These hats might look dorky, but they’re crucial for sun protection.
These hats might look dorky, but they’re crucial for sun protection. (Jakob Schiller)

Why Every Dad Needs a Dorky Sun Hat

Stay healthy by protecting yourself from the sun

These hats might look dorky, but they’re crucial for sun protection.

A little over a year ago, I went into my dermatologist’s office, laid down on a table, and watched out of the side of my eye as she stuck a needle in my right ear to numb it. Then she took a large scalpel and scooped a raisin-sized mole out of my ear. I bled everywhere, was cauterized immediately, and walked out of the office with my entire ear wrapped in white gauze like a character out of a bad comedy.

I’m not trying to gross you out, but I do want to get your attention. My ear went under the knife because the doctor had found an almost-cancerous mole and wanted it out immediately. She told me I was just days away from skin cancer and harangued me (nicely) about taking every precaution I could to prevent further problems.

The thought of getting cancer and possibly dying before my kids grow up scared the shit out of me. I now get a skin exam every six months, religiously apply sunscreen, and wear a sun hoody and dorky hat every time I go outside for an extended period of time. 

Truthfully, it’s been fun to track down the most absurd sun hats I can find. There are a lot to choose from, and I’ve amassed a small collection. My favorite and most-used is the Patagonia Baggies Brimmer ($50), which looks like a safari hat and should probably be matched with one of those tan, multi-pocket vests.

The Brimmer has become the first hat I reach for because it’s big enough to cover my entire face and neck, breathes well even on sweltering days, and can also be folded up and stuffed in my bag before and after an adventure. Adjustable head and chin straps have kept the hat on my head in 40-mile-per-hour winds. It also floats if I lose it in a river, and as you might expect from Patagonia gear, it’s made from 100 percent recycled nylon. I’ve sweated profusely into the Brimmer, scraped it against tree branches, and thrown it in the wash several times and the hat still looks fine. It doesn’t look new, but I like a used look when it comes to something like a sun hat because it ups the dorky dad cred.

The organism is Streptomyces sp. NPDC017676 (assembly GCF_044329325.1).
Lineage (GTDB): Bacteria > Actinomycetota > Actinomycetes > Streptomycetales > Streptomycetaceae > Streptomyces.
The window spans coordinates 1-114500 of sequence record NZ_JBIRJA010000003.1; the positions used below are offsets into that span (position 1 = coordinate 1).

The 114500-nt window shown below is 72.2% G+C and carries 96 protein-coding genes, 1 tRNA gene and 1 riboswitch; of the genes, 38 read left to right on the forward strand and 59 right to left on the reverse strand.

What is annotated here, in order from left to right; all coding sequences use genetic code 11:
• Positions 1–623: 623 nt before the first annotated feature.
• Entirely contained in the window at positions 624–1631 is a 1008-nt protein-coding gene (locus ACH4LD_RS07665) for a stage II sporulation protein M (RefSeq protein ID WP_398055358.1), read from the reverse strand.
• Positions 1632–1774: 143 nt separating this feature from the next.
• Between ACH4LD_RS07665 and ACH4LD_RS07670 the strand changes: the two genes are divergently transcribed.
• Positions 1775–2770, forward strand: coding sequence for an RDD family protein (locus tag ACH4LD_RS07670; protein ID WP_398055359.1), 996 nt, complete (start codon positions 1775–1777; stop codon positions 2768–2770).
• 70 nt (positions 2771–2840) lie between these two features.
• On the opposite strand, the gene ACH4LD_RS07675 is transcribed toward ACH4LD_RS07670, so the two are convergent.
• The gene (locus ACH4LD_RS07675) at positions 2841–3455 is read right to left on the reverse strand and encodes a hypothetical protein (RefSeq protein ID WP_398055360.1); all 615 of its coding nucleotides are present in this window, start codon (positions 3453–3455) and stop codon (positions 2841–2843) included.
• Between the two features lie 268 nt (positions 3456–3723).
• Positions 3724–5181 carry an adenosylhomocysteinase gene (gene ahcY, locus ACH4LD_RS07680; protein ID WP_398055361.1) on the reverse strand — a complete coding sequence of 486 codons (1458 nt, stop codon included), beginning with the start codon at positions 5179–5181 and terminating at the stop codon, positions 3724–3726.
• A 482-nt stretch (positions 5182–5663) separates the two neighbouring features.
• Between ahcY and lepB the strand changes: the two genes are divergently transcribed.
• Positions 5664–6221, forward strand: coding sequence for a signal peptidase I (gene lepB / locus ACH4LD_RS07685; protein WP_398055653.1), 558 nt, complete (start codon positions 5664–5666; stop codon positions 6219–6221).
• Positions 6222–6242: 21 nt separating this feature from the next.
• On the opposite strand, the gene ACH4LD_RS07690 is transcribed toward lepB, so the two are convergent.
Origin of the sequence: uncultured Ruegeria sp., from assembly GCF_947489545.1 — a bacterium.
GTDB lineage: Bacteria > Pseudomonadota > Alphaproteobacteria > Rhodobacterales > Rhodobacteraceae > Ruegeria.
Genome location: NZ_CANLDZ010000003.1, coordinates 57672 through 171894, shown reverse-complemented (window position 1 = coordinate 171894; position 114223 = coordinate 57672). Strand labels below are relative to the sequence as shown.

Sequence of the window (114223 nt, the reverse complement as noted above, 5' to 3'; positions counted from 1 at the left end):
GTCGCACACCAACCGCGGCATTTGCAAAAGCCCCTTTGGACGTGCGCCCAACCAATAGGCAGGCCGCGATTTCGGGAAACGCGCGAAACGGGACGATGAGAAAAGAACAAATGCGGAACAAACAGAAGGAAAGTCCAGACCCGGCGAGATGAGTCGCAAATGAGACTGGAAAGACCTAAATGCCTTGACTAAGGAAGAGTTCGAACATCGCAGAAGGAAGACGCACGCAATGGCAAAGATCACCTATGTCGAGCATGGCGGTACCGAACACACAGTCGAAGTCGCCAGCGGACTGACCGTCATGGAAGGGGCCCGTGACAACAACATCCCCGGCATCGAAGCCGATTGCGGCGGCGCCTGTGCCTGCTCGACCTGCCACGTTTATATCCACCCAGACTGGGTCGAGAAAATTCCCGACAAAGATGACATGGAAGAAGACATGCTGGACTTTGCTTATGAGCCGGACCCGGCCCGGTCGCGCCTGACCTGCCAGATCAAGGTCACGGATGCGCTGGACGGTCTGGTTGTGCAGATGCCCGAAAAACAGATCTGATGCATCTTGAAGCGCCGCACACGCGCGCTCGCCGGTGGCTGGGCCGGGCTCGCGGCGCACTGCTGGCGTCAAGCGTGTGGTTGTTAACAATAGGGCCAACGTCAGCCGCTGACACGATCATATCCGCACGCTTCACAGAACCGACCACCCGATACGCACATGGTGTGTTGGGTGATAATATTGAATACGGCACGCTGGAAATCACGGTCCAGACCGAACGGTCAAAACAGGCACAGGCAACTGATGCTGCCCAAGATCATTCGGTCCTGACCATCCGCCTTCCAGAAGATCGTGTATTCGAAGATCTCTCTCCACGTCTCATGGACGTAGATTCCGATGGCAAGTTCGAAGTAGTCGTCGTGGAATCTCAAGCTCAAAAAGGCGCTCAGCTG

(Jakob Schiller)

My favorite for casual wear is the Flylow River Cowboy ($20). It’s made of straw and nearly twice the size of the Brimmer, so I use it for more stationary activities like beach days or backyard BBQs. I love the look of the Cowboy because it’s so damn big and silly. I also get a little chuckle out of wearing a summer hat that says “Ski Bum.” The straw is fragile and I’ve ruined a couple River Cowboys already from travel, but at just $20, they’re easy to replace if they get torn up.

If neither of these options get you excited about sun hats, here are two more I’ve tested and recommend:

Outdoor Research Sun Runner Cap ($38)—By far the most ridiculous-looking option on the market, the Sun Runner is great because it keeps you fully protected but can also be turned into a “normal” hat by removing the neck protector.

Stetson Cumberland Palm Hat ($55)—This sun hat from one of the world’s most famous hat makers wins all the style points and looks great when paired with a short-sleeve buttoned shirt and khaki shorts.

Lead Photo: Jakob Schiller

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